John: I think you have to look on a planetary scale, there is a big battle going on between coal and gas and the coal industry is bigger than the gas industry. And what's happening is that Shale gas is threatening to demolish the coal industry. The coal industry is just not going to be able to compete, and coal is going to have to stay underground - out of harm's way. What you've got is a huge lobbying effort by the coal industry to say that shale gas causes more pollution than coal, which is manifest nonsense.
Charlotte: But what about the fact that this is going to prevent us from looking for other sources of renewable energy. Because, this is going to run out at some point, don't we need to be looking at the bigger picture?
John: I think we do, but I think we use the revenue from the Shale gas taxation to insulate houses, so I'd like to see a target that by 2030, every single house in Blackpool, in Preston and in all Lancashire is insulated. Reducing the gas demand by 50 %, which reduces the greenhouse gases associated with that and that's the way to do it.
Charlotte: What about those people who are living in the area, for example those people who have a house in Blackpool and are thinking, ‘Well actually, I'm not sure I want the risk of an earthquake on my doorstep, just for this.'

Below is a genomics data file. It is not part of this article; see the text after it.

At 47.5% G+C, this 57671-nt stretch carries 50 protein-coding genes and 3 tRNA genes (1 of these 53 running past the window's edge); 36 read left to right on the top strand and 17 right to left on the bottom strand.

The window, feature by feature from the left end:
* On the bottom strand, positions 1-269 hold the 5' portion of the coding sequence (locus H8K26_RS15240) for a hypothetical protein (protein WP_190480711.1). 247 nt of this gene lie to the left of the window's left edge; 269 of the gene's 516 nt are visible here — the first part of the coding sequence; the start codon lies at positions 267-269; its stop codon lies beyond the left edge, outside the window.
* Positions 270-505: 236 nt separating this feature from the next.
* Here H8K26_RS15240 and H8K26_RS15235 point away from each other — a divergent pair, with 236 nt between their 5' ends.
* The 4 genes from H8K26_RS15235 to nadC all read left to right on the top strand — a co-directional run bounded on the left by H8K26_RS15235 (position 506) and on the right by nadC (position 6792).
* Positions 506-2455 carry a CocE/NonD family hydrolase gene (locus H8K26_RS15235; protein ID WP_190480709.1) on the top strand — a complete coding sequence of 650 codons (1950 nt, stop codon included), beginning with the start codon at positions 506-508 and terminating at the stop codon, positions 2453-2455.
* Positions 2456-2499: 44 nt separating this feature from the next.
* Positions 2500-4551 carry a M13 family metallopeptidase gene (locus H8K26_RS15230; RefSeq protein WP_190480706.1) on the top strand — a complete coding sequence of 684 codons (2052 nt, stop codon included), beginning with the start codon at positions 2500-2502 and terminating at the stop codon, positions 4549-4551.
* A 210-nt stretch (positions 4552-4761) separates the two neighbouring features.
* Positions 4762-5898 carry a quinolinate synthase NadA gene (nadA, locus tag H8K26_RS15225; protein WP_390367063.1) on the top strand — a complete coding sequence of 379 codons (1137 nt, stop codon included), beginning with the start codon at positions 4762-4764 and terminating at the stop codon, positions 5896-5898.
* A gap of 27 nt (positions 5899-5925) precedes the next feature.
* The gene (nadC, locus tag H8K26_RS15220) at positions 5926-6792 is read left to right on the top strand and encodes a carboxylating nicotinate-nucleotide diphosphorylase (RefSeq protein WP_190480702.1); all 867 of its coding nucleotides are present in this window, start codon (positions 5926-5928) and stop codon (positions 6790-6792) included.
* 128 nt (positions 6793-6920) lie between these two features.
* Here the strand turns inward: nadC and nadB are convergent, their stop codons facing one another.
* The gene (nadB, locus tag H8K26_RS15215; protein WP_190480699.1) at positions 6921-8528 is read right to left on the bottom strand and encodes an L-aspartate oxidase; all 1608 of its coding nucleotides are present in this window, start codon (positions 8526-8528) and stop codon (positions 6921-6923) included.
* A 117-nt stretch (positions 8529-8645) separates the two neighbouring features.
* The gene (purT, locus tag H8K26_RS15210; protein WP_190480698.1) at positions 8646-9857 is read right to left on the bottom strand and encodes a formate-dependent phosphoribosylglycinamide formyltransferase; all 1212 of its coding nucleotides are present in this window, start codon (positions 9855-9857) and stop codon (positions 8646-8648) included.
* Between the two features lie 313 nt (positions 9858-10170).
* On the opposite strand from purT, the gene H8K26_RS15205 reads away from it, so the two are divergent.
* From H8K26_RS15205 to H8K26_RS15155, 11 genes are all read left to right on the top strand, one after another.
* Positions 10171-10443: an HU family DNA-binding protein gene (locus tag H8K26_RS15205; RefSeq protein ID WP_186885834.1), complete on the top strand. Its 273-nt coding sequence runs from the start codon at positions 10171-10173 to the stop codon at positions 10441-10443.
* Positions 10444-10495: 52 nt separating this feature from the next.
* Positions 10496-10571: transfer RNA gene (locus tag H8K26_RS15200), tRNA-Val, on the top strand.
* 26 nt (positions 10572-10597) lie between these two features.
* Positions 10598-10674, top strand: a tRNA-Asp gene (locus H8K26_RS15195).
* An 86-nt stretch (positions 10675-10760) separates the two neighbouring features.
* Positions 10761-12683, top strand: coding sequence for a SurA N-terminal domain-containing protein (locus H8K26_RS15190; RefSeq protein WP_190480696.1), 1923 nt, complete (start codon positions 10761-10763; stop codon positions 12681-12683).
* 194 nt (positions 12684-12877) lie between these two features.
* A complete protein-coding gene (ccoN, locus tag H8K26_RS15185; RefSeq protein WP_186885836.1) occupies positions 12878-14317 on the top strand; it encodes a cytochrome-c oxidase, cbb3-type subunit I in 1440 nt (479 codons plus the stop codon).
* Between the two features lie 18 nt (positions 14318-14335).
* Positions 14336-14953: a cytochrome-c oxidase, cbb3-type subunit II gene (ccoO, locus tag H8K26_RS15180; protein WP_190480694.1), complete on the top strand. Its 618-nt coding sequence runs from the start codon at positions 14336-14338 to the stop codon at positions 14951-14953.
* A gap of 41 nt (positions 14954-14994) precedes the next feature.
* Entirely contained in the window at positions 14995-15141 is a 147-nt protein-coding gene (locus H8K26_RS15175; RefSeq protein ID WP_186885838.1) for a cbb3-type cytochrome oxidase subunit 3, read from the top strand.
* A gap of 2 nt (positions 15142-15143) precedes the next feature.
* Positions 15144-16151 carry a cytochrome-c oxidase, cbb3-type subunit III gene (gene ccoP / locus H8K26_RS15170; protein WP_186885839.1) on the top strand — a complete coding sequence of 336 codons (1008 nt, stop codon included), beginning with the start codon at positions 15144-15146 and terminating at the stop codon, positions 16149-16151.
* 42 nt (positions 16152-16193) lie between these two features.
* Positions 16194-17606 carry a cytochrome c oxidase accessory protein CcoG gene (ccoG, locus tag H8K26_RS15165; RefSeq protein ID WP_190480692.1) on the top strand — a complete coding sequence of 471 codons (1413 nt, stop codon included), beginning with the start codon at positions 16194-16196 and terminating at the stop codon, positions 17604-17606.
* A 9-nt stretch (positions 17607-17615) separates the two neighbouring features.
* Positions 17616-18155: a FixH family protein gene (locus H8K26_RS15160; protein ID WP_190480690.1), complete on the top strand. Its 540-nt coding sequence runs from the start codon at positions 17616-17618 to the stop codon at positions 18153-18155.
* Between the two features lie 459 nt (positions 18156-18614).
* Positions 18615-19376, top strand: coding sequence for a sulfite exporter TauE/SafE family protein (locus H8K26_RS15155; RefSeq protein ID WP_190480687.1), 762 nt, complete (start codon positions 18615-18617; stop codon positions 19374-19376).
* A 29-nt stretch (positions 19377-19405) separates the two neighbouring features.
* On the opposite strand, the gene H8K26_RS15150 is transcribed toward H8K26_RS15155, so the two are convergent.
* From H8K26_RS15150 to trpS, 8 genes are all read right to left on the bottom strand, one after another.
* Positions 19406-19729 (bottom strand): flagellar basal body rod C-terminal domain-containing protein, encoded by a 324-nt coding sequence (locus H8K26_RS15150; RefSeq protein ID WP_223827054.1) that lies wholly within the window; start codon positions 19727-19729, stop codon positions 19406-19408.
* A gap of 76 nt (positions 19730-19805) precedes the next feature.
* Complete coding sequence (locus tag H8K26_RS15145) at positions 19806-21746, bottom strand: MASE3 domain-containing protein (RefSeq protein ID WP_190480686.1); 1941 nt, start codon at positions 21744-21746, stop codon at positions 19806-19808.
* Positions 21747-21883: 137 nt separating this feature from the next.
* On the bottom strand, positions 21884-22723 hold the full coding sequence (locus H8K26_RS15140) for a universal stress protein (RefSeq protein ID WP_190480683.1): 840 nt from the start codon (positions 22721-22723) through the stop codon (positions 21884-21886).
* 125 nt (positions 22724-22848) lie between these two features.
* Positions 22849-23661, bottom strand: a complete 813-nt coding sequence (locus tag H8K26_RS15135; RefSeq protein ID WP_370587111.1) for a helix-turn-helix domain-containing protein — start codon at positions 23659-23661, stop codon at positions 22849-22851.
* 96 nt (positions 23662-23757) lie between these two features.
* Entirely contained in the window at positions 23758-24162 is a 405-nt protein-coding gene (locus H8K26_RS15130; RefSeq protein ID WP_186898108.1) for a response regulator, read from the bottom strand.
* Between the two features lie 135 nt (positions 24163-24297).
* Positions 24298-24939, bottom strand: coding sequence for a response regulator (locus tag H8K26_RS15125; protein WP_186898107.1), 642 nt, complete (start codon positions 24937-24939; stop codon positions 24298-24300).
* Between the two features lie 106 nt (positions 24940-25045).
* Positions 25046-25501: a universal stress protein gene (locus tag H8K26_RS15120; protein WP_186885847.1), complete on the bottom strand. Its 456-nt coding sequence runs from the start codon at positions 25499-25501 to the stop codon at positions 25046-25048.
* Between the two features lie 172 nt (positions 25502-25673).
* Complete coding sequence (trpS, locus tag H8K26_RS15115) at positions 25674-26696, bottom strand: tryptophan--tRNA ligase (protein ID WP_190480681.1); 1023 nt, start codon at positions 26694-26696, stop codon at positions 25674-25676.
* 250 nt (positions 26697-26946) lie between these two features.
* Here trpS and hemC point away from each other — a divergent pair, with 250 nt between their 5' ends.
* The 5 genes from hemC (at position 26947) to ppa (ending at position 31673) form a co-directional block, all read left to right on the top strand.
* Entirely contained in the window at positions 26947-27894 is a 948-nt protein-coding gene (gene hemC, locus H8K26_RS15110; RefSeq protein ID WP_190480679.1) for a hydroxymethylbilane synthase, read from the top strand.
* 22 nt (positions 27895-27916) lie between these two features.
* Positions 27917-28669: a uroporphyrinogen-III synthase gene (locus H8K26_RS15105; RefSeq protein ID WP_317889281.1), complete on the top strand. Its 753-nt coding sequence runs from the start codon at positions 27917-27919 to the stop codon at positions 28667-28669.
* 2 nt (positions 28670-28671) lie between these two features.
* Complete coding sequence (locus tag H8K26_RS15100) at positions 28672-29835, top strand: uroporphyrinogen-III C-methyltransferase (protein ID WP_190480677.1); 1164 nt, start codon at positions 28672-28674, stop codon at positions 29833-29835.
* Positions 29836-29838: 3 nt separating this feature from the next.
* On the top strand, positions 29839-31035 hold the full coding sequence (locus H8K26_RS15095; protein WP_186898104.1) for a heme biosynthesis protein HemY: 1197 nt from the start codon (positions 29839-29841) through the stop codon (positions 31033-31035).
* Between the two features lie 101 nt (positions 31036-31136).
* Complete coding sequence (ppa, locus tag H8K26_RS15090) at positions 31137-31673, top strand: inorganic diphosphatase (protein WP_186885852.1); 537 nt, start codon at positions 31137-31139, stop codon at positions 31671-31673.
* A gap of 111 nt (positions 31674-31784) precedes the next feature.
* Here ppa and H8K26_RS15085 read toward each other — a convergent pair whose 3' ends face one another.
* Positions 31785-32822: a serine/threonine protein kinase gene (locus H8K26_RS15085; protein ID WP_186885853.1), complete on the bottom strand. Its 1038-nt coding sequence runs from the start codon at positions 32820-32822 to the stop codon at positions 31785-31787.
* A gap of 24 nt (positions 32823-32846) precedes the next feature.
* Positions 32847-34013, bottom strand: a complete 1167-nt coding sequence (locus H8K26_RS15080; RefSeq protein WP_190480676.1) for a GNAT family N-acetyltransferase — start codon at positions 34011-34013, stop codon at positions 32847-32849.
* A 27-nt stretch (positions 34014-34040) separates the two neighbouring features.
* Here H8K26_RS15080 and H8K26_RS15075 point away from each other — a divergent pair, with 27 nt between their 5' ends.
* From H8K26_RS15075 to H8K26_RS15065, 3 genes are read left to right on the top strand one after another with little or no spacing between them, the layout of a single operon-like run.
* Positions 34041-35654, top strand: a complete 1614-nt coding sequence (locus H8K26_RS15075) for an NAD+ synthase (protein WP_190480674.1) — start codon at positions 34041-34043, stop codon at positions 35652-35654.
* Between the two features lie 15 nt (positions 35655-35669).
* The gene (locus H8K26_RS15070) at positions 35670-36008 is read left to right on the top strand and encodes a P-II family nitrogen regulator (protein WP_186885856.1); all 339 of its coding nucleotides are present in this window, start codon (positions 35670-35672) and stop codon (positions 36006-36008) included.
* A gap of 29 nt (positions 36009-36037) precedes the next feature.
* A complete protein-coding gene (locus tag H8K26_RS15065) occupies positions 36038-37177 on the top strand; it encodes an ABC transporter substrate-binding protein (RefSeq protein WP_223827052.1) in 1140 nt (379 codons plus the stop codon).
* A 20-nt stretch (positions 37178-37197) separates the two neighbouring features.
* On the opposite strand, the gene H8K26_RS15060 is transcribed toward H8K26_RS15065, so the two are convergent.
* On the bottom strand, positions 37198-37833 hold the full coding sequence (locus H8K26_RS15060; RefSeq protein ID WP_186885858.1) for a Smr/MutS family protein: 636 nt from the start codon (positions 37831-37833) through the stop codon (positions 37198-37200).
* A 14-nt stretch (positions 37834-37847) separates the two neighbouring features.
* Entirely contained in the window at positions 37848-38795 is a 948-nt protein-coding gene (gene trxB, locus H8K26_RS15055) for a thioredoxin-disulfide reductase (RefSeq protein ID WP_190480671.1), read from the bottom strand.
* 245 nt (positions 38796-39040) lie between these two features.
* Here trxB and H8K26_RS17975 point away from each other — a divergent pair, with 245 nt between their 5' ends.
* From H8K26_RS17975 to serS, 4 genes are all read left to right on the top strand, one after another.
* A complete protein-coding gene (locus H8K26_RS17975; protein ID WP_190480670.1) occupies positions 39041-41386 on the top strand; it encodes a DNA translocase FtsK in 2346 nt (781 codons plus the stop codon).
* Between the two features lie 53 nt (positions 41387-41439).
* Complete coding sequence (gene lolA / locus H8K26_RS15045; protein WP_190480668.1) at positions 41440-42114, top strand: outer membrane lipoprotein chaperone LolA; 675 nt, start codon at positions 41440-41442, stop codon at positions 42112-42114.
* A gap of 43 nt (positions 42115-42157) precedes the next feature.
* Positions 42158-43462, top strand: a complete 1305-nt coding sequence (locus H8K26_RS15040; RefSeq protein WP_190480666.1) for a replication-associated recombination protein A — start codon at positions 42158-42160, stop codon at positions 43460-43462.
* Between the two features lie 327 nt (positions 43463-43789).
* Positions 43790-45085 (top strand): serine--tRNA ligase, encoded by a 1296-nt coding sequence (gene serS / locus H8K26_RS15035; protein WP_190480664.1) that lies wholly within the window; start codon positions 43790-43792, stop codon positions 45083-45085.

John: I think, as I have explained before, people have looked into this, and there is no risk of earthquakes if it is regulated properly, which it will be in the UK. An earthquake, that is, that makes any difference - if a bus drives past your house you get a little shudder, you occasionally get them, but that is not an earthquake.
Charlotte: Is this all just being done to bring down bills at the end of the day though, there is a lot of pressure on household bills at the moment. Is this a factor in it?
John: I think it obviously will bring down bills, there was a report yesterday by Ofgem's consultant Poyry, which talked about a £10 billion reduction in prices, which is welcome. But I don't think it is necessarily about that, I thinks it's about the fact that if we produce our own gas we can raise taxes from the people who produce it. We can use that taxation, to reduce demand for gas, to run buses. I'm in London and there is not one bus in London running on natural gas, they should all run on natural gas.
Charlotte: There are also doubts about just how much gas can be extracted from this, are we throwing an awful lot of money at something that at the end of the day, might not even work that well?
John: Well, I don't think we are throwing any money away, because I think the idea to let investors make the investment, if they're clever enough to drill, frack, produce gas and make profits and give the taxpayer half of it, that's good luck to them. If they drill, frack and don't produce any gas, they don't pay any tax, but the taxpayer won't have paid them any money.
Charlotte: Ok, well that's John Baldwin Chairman of the Renewable Energy Association Biogas Group. Thank you for joining us.
John: Thank you.